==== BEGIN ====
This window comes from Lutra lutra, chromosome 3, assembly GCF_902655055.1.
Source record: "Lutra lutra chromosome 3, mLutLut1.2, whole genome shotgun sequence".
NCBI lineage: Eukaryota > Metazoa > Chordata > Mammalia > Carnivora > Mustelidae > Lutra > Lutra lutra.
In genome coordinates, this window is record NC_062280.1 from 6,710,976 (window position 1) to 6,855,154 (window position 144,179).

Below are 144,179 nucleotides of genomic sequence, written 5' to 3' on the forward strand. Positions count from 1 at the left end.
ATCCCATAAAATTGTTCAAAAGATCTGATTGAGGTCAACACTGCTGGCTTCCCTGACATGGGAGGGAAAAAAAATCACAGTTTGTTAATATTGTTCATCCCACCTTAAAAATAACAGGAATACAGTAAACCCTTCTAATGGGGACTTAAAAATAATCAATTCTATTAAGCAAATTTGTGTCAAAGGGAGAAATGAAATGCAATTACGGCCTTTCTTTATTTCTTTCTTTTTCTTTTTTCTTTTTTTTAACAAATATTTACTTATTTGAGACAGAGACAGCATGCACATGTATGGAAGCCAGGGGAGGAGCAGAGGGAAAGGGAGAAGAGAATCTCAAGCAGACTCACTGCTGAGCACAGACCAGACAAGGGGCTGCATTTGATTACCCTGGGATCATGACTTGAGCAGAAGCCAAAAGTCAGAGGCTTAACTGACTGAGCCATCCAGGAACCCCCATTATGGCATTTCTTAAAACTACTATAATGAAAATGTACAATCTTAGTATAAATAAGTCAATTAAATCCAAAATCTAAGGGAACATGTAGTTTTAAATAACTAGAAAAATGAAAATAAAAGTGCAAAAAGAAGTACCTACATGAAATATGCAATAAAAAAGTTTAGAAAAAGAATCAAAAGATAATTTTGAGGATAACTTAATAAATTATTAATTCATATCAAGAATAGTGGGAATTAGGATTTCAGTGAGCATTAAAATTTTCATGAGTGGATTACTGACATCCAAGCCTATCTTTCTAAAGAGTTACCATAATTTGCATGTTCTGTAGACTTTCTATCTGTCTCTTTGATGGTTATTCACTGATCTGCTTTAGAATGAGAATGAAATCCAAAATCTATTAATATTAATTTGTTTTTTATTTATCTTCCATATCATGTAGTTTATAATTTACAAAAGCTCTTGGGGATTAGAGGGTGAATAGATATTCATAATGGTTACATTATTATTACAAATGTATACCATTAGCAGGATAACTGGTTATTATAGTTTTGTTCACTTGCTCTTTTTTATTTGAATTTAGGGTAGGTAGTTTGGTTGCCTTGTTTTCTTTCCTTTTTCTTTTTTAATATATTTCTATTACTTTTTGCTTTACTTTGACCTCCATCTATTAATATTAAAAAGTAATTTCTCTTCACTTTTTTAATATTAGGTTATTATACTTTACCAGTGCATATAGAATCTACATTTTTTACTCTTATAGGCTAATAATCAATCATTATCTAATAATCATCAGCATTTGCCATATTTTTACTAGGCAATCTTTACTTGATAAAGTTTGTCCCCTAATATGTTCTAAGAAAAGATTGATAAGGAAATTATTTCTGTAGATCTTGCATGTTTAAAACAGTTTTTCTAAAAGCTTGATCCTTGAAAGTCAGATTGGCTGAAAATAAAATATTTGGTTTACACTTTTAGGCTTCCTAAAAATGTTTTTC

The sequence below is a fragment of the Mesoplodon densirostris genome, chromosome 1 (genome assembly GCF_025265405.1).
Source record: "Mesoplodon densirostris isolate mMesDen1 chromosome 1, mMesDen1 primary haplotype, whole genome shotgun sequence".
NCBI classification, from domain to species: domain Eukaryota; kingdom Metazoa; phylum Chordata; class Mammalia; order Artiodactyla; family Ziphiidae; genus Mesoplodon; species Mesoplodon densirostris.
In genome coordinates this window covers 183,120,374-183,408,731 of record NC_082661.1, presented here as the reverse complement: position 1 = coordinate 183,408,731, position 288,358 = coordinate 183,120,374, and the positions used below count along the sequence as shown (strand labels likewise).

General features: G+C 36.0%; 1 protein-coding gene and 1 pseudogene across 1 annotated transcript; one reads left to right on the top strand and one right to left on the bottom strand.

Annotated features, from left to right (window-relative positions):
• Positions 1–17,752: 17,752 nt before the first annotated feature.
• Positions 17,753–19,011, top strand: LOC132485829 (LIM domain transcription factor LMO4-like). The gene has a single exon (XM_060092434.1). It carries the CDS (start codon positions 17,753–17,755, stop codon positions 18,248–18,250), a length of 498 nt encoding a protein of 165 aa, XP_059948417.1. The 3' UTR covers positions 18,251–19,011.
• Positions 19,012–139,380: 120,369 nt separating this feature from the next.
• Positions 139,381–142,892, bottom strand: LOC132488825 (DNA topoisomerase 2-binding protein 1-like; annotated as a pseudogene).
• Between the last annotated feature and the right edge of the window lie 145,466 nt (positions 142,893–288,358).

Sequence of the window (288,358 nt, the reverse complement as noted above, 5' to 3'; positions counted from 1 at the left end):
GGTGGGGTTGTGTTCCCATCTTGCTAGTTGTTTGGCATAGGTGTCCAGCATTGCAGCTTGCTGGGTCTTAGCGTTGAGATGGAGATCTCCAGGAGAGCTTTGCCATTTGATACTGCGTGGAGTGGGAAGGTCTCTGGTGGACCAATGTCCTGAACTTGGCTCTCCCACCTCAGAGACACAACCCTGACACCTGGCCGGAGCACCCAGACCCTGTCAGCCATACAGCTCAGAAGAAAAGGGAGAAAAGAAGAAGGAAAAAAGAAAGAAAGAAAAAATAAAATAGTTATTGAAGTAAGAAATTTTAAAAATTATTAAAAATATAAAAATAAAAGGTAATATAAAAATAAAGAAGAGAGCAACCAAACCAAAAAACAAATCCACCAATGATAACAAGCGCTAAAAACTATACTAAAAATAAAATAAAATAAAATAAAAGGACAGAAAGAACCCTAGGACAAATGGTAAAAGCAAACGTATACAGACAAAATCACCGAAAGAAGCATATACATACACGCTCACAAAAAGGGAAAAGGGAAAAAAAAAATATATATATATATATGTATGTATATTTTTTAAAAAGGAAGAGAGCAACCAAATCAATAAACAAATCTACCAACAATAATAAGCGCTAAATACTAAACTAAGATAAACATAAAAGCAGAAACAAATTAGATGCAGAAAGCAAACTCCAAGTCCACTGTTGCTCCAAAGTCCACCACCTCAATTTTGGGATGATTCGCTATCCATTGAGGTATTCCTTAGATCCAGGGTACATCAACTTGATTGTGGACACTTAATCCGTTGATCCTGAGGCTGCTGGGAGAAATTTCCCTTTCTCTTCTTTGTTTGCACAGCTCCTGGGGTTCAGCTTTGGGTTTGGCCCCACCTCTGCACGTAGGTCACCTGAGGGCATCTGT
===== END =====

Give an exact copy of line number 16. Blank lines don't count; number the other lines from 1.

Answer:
• Positions 139,381–142,892, bottom strand: LOC132488825 (DNA topoisomerase 2-binding protein 1-like; annotated as a pseudogene).